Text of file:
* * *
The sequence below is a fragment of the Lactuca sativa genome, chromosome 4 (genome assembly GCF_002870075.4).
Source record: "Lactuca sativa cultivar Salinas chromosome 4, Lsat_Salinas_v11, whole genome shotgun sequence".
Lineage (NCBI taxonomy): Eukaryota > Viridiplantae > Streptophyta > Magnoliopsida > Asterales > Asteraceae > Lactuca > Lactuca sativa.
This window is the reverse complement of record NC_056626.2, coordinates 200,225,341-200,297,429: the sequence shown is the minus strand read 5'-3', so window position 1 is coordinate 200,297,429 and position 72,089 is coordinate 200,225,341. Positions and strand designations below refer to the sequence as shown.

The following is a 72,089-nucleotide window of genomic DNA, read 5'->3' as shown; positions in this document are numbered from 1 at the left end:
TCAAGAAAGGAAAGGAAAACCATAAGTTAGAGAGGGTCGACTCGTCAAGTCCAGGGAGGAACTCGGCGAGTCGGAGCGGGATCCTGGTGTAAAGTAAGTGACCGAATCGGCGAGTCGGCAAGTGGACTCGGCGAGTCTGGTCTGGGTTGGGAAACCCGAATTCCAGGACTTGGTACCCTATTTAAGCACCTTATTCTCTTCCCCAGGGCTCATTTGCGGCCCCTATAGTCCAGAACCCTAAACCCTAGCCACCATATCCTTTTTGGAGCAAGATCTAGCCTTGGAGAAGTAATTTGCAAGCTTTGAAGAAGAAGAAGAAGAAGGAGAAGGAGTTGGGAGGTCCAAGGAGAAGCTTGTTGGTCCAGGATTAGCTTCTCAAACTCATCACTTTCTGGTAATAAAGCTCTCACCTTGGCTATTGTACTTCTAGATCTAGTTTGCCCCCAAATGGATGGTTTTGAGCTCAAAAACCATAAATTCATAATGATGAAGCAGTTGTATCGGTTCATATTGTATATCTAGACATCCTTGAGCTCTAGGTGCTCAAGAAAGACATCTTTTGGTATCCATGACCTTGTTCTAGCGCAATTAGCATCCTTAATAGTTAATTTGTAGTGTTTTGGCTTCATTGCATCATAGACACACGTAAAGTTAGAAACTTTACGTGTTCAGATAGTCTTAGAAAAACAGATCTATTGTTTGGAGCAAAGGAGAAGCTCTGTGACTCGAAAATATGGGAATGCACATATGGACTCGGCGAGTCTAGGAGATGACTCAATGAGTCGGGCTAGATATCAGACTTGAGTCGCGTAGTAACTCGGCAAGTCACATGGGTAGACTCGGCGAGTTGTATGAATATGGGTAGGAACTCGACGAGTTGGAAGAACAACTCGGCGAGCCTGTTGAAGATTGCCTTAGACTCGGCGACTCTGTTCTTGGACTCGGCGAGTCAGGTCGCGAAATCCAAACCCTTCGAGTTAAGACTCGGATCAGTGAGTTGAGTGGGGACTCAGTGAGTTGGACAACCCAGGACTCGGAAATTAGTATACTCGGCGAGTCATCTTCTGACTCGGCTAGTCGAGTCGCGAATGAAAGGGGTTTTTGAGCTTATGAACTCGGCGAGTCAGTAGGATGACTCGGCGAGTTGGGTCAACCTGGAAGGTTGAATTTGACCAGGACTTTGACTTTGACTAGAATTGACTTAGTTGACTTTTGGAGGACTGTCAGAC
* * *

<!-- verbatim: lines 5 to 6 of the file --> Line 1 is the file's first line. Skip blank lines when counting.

The following is a 72,089-nucleotide window of genomic DNA, read 5'->3' as shown; positions in this document are numbered from 1 at the left end:
TCAAGAAAGGAAAGGAAAACCATAAGTTAGAGAGGGTCGACTCGTCAAGTCCAGGGAGGAACTCGGCGAGTCGGAGCGGGATCCTGGTGTAAAGTAAGTGACCGAATCGGCGAGTCGGCAAGTGGACTCGGCGAGTCTGGTCTGGGTTGGGAAACCCGAATTCCAGGACTTGGTACCCTATTTAAGCACCTTATTCTCTTCCCCAGGGCTCATTTGCGGCCCCTATAGTCCAGAACCCTAAACCCTAGCCACCATATCCTTTTTGGAGCAAGATCTAGCCTTGGAGAAGTAATTTGCAAGCTTTGAAGAAGAAGAAGAAGAAGGAGAAGGAGTTGGGAGGTCCAAGGAGAAGCTTGTTGGTCCAGGATTAGCTTCTCAAACTCATCACTTTCTGGTAATAAAGCTCTCACCTTGGCTATTGTACTTCTAGATCTAGTTTGCCCCCAAATGGATGGTTTTGAGCTCAAAAACCATAAATTCATAATGATGAAGCAGTTGTATCGGTTCATATTGTATATCTAGACATCCTTGAGCTCTAGGTGCTCAAGAAAGACATCTTTTGGTATCCATGACCTTGTTCTAGCGCAATTAGCATCCTTAATAGTTAATTTGTAGTGTTTTGGCTTCATTGCATCATAGACACACGTAAAGTTAGAAACTTTACGTGTTCAGATAGTCTTAGAAAAACAGATCTATTGTTTGGAGCAAAGGAGAAGCTCTGTGACTCGAAAATATGGGAATGCACATATGGACTCGGCGAGTCTAGGAGATGACTCAATGAGTCGGGCTAGATATCAGACTTGAGTCGCGTAGTAACTCGGCAAGTCACATGGGTAGACTCGGCGAGTTGTATGAATATGGGTAGGAACTCGACGAGTTGGAAGAACAACTCGGCGAGCCTGTTGAAGATTGCCTTAGACTCGGCGACTCTGTTCTTGGACTCGGCGAGTCAGGTCGCGAAATCCAAACCCTTCGAGTTAAGACTCGGATCAGTGAGTTGAGTGGGGACTCAGTGAGTTGGACAACCCAGGACTCGGAAATTAGTATACTCGGCGAGTCATCTTCTGACTCGGCTAGTCGAGTCGCGAATGAAAGGGGTTTTTGAGCTTATGAACTCGGCGAGTCAGTAGGATGACTCGGCGAGTTGGGTCAACCTGGAAGGTTGAATTTGACCAGGACTTTGACTTTGACTAGAATTGACTTAGTTGACTTTTGGAGGACTGTCAGAC